Hardware Report: Materials costs rise for 62% due to tariffs
Fictiv’s 2019 State of Hardware Report finds tariffs add cost and complexity for product teams already struggling to get to market.
Fictiv released their fourth annual State of Hardware Report, exposing the added burden of tariffs on an industry already struggling to quickly and affordably bring products to market. The detailed data-driven insights from this year’s survey found that companies across America, from large enterprises to small startups, have encountered exaggerated supply chain and resource constraints when trying to get to market as a result of tension between the U.S. and its trade partners. To compensate, product development teams said they are leveraging multiple tariff engineering tactics to circumvent manufacturing obstacles and sculpt more agile supply chains.
Top level findings from the 2019 report include:
- 62% said tariffs have resulted in an increased cost of materials and components;
- 30% of projects are over budget and 38% behind schedule;
- 43% of respondents do not have adequate resources to manage their manufacturing operations; and
- As a result, 61% of employees are working outside of their designated job responsibilities.
“It’s clear from this year’s survey that recent changes in trade policy have complicated and exacerbated inherent inefficiencies in manufacturing and the global supply chain,” said Dave Evans, co-founder and CEO of Fictiv. “But it’s reassuring to see the continued resourcefulness and ingenuity of product teams as they counter these enhanced challenges by embracing new manufacturing platforms and technologies, ramping up nearshoring, and assembling final products locally.”
Increased challenges bringing product to market
The report details how trade tensions have inflamed some of the industry’s core long-term challenges, and made it even more difficult for respondents now bringing products to market:
- Ability to scale: The process from prototype to production continues to strain product teams with many saying that they have difficulty finding partners that can adjust production volumes. One-in-five (20%) respondents were “dissatisfied” or “very dissatisfied” with their manufacturer’s ability to ramp production volumes up or down.
- Teams: Added complexity and costs are undermining employee focus and productivity with 43% of respondents reporting they are understaffed and/or don’t have adequate resources to handle new supply chain management issues and 61% of employees taking on work outside of their normal responsibilities to make up for the resource gap.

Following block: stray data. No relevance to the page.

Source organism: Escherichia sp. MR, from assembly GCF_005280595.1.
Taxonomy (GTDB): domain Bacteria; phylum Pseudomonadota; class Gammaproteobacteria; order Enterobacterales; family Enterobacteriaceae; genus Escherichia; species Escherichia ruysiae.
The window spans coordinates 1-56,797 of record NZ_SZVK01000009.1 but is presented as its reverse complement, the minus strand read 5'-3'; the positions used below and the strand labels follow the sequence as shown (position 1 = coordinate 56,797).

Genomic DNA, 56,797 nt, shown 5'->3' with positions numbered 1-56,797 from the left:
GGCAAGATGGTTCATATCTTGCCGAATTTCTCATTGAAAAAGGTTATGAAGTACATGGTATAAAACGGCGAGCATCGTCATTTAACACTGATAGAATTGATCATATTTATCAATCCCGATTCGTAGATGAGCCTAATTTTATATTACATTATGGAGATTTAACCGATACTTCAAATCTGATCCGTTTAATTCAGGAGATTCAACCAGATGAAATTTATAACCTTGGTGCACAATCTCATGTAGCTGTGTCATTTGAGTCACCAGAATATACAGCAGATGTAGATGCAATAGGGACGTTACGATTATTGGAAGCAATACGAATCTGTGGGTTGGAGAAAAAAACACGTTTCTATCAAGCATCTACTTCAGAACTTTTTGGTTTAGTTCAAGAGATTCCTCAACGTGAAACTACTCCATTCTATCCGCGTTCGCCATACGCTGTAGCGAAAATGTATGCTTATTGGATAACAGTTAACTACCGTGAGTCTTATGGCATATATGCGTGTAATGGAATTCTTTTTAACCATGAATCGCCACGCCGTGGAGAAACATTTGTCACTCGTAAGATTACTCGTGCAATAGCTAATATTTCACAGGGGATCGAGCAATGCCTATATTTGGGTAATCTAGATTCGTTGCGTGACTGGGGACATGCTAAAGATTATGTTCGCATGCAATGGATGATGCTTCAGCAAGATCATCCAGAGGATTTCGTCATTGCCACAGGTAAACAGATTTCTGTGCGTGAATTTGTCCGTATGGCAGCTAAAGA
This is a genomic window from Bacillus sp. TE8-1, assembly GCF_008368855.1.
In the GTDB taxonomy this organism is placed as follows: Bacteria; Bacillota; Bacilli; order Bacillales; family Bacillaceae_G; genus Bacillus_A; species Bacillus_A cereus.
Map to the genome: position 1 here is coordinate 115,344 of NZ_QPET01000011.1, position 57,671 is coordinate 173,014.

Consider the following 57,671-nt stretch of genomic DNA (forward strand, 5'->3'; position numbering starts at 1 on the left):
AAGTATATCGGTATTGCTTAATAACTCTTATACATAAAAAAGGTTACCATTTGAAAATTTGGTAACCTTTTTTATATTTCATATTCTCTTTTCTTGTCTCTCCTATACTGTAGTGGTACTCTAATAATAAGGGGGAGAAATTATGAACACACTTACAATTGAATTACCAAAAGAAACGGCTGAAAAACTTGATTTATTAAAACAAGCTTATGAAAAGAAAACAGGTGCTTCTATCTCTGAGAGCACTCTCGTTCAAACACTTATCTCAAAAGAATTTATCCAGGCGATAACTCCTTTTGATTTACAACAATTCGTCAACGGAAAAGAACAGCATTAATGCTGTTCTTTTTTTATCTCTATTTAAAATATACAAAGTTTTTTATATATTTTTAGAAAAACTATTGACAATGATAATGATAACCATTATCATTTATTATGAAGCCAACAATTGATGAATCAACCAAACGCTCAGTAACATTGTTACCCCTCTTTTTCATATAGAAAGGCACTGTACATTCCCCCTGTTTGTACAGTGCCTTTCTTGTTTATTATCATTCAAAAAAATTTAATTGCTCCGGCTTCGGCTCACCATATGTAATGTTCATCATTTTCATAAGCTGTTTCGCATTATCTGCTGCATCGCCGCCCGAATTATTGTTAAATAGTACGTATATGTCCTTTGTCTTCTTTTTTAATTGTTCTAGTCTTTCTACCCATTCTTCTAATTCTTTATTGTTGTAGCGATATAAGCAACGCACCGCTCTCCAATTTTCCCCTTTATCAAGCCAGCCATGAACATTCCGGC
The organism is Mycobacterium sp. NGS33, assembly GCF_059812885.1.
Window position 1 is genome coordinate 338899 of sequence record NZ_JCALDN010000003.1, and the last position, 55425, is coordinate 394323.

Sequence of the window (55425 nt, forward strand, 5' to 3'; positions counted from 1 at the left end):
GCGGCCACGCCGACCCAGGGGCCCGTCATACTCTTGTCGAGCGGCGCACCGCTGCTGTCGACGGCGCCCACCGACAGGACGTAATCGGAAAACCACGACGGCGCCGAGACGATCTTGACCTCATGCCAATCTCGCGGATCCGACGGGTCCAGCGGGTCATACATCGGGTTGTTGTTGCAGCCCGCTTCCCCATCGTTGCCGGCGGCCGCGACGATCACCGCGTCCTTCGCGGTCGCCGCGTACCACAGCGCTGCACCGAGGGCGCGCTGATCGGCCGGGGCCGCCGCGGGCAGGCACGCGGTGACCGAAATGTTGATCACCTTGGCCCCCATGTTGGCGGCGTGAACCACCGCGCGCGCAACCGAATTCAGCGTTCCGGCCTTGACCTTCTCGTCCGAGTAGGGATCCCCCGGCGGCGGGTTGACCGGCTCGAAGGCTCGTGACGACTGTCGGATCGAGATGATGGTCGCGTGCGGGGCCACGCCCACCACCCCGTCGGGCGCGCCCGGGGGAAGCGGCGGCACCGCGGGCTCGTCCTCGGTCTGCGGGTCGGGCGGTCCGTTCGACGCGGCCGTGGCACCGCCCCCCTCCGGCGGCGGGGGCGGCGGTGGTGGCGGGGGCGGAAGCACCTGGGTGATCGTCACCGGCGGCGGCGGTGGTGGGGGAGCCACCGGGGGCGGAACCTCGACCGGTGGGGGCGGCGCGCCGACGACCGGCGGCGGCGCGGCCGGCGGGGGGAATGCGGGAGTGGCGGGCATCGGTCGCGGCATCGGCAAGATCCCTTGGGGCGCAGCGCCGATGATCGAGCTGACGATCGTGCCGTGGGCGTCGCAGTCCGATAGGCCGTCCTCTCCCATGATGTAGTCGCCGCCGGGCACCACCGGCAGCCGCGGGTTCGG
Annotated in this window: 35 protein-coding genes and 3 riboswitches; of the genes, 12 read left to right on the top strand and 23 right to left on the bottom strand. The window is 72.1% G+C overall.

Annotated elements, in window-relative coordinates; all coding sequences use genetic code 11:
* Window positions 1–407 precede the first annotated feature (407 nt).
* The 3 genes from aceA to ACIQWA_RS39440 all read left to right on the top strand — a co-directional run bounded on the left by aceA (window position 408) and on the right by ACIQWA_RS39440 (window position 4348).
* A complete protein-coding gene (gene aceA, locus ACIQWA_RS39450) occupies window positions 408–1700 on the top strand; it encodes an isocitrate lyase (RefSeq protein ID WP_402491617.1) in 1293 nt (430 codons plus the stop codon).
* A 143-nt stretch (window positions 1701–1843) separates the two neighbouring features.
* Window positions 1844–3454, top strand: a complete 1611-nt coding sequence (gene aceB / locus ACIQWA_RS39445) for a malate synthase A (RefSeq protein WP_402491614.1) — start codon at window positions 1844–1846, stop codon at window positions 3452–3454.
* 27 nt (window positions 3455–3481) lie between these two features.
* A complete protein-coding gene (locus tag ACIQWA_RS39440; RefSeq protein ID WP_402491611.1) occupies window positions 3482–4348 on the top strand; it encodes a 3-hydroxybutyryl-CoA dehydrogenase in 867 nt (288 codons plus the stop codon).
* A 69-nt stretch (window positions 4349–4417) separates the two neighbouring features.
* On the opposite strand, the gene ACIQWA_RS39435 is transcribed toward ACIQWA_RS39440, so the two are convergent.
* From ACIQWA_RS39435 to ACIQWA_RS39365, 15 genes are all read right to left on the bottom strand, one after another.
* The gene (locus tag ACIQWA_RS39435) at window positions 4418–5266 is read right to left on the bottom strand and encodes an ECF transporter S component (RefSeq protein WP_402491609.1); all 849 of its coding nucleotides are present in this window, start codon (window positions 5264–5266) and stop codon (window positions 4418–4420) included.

- Quality: Product developers rely on manufacturers to manage quality, but only 26% of respondents were “very satisfied” with their supplier’s level of quality management. Seventy-one percent of survey respondents were “somewhat satisfied” or “dissatisfied.”
- Time: Time is a product development team’s most precious asset. Twenty-four percent of respondents listed the pressures of rapid product development as a critical risk for development teams, including the tradeoffs between speed and quality and costs.
Tariff engineering and bridging the production gap
To counter these troubling trends and ensure supply chains remain agile in uncertain times, supply chain managers are engaging in creative tariff engineering efforts. Most often this means leveraging local manufacturing resources as much as possible and using a combination of solutions in an effort to gain more speed and control.
According to respondents, 51% use local manufacturers and 47% use manufacturing platforms for prototyping. Once in production, 65% have started to assemble products locally.
Even with recent advances in streamlining the prototyping process, bridging the gap between prototype and production to successfully bring a new product to market at scale remains fraught with challenges and risks. To help, product teams reported stocking up on key parts before the tariffs took effect while others are manufacturing parts overseas but assembling final products at home to avoid tariffs.
“As Industry 4.0 unfolds and the digitization of manufacturing matures, we believe product teams will be better equipped to combat the onslaught of geopolitical forces that impact their ability to get to market,” continued Evans. “At Fictiv, we’re creating a world where technology transforms manufacturing to be faster, more affordable and more reliable — making companies more resilient against the changing tides of trade wars and tariffs.”
Silver lining: Job satisfaction
Despite the demands of managing the manufacturing process and supply chains in the face of changing trade policies, teams still reported a profound sense of satisfaction when jobs are completed successfully. The report also found that smaller companies seem to have higher job satisfaction. Seventy percent of people who reported high happiness levels are employed by companies with 100 people or less.
2019 State of Hardware report demographics and methodology
This year’s survey polled 711 developers and manufacturers spanning 53 industries. Most participants were highly experienced with 32% reporting having more than 10 years professional experience in their respective fields. Thirty-four percent work at companies with more than 100 employees and 18% at companies with 500-plus employees.
To view the entire Fictiv’s 2019 State of Hardware Report and learn more about Fictiv, visit www.fictiv.com/2019-state-of-hardware-report.